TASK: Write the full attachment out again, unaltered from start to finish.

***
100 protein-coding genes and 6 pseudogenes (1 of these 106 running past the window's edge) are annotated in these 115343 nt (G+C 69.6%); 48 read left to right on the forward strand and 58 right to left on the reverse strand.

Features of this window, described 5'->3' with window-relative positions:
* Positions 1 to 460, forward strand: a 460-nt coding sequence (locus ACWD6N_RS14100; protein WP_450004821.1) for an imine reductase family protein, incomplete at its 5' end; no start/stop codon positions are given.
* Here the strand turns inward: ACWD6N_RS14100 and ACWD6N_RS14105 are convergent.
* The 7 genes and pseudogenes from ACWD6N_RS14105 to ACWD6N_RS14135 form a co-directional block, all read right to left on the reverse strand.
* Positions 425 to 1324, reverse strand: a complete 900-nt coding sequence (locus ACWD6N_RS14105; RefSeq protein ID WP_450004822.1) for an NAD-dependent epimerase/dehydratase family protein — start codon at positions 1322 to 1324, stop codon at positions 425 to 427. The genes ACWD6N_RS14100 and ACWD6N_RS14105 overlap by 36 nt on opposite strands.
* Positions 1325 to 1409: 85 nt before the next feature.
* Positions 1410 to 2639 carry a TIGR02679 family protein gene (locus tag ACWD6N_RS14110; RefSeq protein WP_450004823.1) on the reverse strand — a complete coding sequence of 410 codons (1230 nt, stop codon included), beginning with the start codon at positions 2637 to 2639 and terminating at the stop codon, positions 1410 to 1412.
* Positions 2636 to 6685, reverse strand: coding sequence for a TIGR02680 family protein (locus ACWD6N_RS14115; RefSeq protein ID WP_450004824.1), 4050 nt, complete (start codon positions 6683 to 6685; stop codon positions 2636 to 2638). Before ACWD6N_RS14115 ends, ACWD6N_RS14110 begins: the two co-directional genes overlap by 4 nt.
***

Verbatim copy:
100 protein-coding genes and 6 pseudogenes (1 of these 106 running past the window's edge) are annotated in these 115343 nt (G+C 69.6%); 48 read left to right on the forward strand and 58 right to left on the reverse strand.

Features of this window, described 5'->3' with window-relative positions:
* Positions 1 to 460, forward strand: a 460-nt coding sequence (locus ACWD6N_RS14100; protein WP_450004821.1) for an imine reductase family protein, incomplete at its 5' end; no start/stop codon positions are given.
* Here the strand turns inward: ACWD6N_RS14100 and ACWD6N_RS14105 are convergent.
* The 7 genes and pseudogenes from ACWD6N_RS14105 to ACWD6N_RS14135 form a co-directional block, all read right to left on the reverse strand.
* Positions 425 to 1324, reverse strand: a complete 900-nt coding sequence (locus ACWD6N_RS14105; RefSeq protein ID WP_450004822.1) for an NAD-dependent epimerase/dehydratase family protein — start codon at positions 1322 to 1324, stop codon at positions 425 to 427. The genes ACWD6N_RS14100 and ACWD6N_RS14105 overlap by 36 nt on opposite strands.
* Positions 1325 to 1409: 85 nt before the next feature.
* Positions 1410 to 2639 carry a TIGR02679 family protein gene (locus tag ACWD6N_RS14110; RefSeq protein WP_450004823.1) on the reverse strand — a complete coding sequence of 410 codons (1230 nt, stop codon included), beginning with the start codon at positions 2637 to 2639 and terminating at the stop codon, positions 1410 to 1412.
* Positions 2636 to 6685, reverse strand: coding sequence for a TIGR02680 family protein (locus ACWD6N_RS14115; RefSeq protein ID WP_450004824.1), 4050 nt, complete (start codon positions 6683 to 6685; stop codon positions 2636 to 2638). Before ACWD6N_RS14115 ends, ACWD6N_RS14110 begins: the two co-directional genes overlap by 4 nt.